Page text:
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Teaching a doctoral seminar is different from teaching at any other level in higher education. Doctoral courses require a deep engagement with ideas, grounded in rigorous reading and writing, supported by a diverse community of learners.
As we look towards the fall semester, there is significant uncertainty around how exactly doctoral classes will play out. For instance, as the note from the provost indicated, students may not choose to come to campus, or may not be able to, due to ongoing travel restrictions, or a variety of other situations and contexts. This means that each of us teaching in fall needs to be prepared for a range of alternatives, face to face, online, blended, hybrid and hyflex.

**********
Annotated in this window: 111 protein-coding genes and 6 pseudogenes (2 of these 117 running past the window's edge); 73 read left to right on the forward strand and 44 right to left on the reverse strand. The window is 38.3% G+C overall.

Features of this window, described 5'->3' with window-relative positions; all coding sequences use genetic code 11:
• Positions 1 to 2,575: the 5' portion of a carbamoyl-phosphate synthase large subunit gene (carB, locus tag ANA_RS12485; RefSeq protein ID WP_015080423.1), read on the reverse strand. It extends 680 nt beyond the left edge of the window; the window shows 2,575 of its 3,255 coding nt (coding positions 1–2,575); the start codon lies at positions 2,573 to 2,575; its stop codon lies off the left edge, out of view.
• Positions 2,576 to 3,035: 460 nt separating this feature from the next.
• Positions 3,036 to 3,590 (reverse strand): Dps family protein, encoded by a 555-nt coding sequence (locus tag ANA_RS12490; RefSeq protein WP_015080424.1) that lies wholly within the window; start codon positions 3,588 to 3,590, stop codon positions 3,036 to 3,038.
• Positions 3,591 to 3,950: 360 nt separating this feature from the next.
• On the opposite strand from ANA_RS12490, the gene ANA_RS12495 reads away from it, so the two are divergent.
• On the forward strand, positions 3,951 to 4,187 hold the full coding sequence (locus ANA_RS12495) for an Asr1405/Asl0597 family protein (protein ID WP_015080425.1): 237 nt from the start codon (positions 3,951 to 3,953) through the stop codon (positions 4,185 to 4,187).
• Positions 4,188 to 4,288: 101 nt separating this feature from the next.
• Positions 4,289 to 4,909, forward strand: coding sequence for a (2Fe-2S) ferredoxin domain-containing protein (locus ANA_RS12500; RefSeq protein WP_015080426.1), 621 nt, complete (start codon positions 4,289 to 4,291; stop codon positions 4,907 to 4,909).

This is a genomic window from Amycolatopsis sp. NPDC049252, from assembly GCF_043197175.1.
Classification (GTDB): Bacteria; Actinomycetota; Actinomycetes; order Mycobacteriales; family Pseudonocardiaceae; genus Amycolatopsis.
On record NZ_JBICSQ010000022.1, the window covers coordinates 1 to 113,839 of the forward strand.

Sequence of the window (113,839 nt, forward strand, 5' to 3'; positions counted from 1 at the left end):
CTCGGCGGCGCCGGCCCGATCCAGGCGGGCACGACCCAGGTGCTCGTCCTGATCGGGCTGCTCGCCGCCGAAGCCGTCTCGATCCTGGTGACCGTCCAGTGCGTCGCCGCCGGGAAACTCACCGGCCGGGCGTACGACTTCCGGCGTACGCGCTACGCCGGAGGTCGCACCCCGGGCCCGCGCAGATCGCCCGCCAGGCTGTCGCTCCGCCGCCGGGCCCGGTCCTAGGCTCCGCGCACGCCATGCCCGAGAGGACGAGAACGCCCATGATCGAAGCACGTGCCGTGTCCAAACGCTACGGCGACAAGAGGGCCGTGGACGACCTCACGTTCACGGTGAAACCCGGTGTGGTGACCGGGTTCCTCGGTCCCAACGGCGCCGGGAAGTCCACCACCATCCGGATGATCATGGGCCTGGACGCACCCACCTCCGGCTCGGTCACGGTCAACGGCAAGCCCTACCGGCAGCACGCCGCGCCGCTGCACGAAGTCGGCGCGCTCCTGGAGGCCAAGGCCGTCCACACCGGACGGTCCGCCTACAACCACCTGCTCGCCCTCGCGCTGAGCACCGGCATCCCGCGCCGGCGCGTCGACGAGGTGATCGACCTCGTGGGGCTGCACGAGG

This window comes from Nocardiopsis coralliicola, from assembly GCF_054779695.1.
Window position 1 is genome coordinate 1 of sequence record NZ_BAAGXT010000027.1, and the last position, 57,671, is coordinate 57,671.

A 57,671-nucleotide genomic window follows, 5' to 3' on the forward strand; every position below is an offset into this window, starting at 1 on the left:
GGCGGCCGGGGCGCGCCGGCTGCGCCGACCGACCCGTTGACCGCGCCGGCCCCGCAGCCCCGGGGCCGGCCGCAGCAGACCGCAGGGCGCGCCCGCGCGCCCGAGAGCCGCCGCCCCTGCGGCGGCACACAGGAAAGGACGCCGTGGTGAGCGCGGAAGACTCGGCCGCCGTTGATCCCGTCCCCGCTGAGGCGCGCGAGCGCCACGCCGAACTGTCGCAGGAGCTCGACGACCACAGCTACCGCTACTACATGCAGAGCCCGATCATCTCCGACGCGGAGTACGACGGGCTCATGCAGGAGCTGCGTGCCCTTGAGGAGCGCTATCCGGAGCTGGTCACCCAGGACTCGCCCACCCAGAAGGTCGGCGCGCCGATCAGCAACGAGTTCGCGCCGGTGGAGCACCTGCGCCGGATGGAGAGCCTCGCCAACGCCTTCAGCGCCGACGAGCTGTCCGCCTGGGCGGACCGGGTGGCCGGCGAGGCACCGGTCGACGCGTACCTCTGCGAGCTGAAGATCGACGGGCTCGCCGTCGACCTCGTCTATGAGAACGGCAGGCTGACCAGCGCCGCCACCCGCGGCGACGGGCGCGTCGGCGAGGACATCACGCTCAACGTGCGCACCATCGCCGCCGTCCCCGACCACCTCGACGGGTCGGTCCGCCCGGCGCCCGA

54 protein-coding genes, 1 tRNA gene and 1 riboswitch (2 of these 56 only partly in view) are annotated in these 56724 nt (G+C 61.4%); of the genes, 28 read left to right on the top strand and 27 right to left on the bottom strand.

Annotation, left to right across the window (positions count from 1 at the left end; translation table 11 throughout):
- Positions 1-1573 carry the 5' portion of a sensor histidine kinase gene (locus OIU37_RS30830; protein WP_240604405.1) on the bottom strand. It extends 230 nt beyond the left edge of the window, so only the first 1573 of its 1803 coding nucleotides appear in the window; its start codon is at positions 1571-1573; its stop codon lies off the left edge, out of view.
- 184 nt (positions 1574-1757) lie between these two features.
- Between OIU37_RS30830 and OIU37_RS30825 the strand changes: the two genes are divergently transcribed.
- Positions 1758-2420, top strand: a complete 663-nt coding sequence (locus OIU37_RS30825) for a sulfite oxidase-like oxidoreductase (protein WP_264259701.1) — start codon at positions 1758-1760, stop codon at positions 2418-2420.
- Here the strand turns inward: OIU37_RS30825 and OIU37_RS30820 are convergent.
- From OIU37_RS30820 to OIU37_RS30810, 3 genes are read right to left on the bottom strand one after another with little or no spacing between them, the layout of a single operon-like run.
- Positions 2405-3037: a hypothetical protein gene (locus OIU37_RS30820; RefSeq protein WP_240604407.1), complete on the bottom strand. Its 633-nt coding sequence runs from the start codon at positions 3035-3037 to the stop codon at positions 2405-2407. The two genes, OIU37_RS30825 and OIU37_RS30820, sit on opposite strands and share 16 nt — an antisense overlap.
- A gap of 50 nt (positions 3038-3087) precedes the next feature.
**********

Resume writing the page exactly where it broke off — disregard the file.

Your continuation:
We hosted a series of peer-to-peer learning conversations, focused particularly on Teaching at the doctoral level. These conversations were led by MLFTC faculty, who shared their experience in designing and teaching doctoral level courses online or in blended formats. Session recordings are available below, and a summary of the series can be found in this blog post by Leigh Wolf, as well as a shared document of resources that were shared throughout the week.